Conflict of interest statement: No conflicts declared.
Using epidemiologic methods to test hypotheses regarding causal influences on child and adolescent mental disorders
Version of Record online: 16 OCT 2008
© 2008 The Authors. Journal compilation © 2008 Association for Child and Adolescent Mental Health
Journal of Child Psychology and Psychiatry
Volume 50, Issue 1-2, pages 53–62, January/February 2009
How to Cite
Lahey, B. B., D’Onofrio, B. M. and Waldman, I. D. (2009), Using epidemiologic methods to test hypotheses regarding causal influences on child and adolescent mental disorders. Journal of Child Psychology and Psychiatry, 50: 53–62. doi: 10.1111/j.1469-7610.2008.01980.x
- Issue online: 29 JAN 2009
- Version of Record online: 16 OCT 2008
- Manuscript accepted 8 May 2008
- developmental psychopathology;
- causal models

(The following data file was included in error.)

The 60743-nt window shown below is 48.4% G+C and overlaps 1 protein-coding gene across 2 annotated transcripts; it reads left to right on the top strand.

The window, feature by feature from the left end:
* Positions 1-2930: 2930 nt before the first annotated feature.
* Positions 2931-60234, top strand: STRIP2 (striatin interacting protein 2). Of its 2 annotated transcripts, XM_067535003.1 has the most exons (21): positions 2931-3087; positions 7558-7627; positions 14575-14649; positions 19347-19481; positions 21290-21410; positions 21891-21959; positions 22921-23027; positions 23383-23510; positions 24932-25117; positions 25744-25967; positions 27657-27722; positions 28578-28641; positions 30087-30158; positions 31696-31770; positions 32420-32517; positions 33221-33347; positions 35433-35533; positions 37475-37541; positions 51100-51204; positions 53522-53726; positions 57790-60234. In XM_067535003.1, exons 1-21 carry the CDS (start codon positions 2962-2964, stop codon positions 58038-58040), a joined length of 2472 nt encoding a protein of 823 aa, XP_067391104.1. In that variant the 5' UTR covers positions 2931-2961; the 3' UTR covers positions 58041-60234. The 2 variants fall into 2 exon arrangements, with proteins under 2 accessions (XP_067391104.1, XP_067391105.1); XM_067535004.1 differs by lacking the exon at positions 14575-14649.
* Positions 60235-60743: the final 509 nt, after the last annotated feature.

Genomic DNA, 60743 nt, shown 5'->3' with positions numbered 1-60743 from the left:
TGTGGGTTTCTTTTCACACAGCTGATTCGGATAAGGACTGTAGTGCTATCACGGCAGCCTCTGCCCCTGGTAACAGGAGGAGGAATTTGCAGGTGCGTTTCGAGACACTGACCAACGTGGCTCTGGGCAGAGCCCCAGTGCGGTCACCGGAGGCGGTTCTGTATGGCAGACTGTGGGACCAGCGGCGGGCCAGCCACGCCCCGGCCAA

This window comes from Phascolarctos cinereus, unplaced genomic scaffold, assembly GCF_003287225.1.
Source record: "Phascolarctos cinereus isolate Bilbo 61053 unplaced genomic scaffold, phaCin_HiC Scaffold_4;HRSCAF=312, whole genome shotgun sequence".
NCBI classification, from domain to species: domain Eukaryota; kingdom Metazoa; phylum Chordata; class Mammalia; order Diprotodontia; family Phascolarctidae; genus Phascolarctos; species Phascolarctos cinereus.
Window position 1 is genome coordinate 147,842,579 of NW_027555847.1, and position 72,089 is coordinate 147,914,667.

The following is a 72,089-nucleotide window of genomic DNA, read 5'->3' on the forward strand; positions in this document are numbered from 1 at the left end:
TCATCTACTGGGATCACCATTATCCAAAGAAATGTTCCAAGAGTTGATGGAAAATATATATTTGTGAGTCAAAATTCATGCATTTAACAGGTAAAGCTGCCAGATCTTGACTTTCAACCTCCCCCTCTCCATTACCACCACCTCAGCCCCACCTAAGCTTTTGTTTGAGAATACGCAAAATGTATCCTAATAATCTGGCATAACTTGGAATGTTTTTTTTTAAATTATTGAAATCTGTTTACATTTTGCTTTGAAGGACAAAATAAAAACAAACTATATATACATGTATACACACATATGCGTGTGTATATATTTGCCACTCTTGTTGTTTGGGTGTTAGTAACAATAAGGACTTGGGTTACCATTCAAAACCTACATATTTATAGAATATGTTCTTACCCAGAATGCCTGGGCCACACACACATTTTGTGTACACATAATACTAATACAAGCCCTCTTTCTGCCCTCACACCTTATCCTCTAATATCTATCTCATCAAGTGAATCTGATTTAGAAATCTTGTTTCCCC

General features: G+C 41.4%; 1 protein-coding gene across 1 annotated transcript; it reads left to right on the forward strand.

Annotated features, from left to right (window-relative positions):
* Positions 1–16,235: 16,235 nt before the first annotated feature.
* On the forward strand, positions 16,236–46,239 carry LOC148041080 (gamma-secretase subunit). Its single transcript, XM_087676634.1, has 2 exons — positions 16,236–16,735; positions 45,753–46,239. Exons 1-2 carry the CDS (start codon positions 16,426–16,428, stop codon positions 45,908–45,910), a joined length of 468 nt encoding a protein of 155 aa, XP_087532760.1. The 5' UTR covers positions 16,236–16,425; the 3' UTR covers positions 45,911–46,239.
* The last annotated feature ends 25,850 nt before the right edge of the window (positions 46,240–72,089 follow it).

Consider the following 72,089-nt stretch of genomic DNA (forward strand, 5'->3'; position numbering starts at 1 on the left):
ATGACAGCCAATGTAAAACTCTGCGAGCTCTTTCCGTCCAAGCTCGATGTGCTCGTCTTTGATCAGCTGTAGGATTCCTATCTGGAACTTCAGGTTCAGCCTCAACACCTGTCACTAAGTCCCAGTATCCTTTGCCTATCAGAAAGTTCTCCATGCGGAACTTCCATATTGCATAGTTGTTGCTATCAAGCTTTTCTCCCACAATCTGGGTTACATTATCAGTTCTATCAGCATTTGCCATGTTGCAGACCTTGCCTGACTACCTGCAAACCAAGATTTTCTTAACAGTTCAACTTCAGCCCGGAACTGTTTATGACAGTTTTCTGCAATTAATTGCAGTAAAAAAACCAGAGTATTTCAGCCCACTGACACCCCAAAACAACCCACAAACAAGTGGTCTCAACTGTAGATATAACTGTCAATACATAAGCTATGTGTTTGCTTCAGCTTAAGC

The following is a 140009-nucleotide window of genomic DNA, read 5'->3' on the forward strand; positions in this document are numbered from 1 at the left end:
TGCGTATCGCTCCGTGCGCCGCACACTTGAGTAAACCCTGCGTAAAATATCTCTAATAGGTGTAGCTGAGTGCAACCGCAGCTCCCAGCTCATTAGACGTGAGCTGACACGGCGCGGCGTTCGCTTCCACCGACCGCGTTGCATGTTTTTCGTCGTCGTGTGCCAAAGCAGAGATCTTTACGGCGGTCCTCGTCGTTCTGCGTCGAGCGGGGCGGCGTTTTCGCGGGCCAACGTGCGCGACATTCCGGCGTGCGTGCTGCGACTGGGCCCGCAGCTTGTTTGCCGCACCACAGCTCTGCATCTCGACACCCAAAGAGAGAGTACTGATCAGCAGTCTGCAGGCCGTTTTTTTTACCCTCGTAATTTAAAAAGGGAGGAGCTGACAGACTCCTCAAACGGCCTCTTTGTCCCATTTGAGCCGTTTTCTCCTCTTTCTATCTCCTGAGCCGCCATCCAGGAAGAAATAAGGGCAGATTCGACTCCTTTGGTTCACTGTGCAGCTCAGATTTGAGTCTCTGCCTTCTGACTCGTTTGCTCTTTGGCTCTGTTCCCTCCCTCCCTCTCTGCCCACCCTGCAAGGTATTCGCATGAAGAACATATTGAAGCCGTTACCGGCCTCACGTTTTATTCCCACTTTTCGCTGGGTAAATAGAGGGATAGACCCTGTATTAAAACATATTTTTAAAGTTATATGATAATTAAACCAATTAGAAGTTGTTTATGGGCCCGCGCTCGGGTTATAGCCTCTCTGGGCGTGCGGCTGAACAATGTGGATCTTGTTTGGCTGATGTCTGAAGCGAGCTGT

Epidemiology uses strong sampling methods and study designs to test refutable hypotheses regarding the causes of important health, mental health, and social outcomes. Epidemiologic methods are increasingly being used to move developmental psychopathology from studies that catalogue correlates of child and adolescent mental health to designs that can test rival hypotheses regarding causal genetic and environmental influences. A two-part strategy is proposed for the next phase of epidemiologic research. First, to facilitate the most informed tests of causal hypotheses, it is necessary to develop and test models of the structure of hypothesized genetic and environmental influences on mental health phenotypes. This will involve testing the related hypotheses that there are both (a) dimensions of psychopathology that are distinct in the sense of having at least some unique genetic and/or environmental influences, and (b) higher-order domains of correlated dimensions that are all apparently influenced in part by the same genetic and/or environmental factors. The resulting causal taxonomy would organize tests of causal hypotheses regarding both factors that may broadly increase risk for multiple dimensions of psychopathology and factors that may specifically increase risk for each individual dimension. Second, it is necessary to make greater use of a number of powerful epidemiologic designs that allow rigorous tests of rival hypotheses regarding genetic and environmental causes.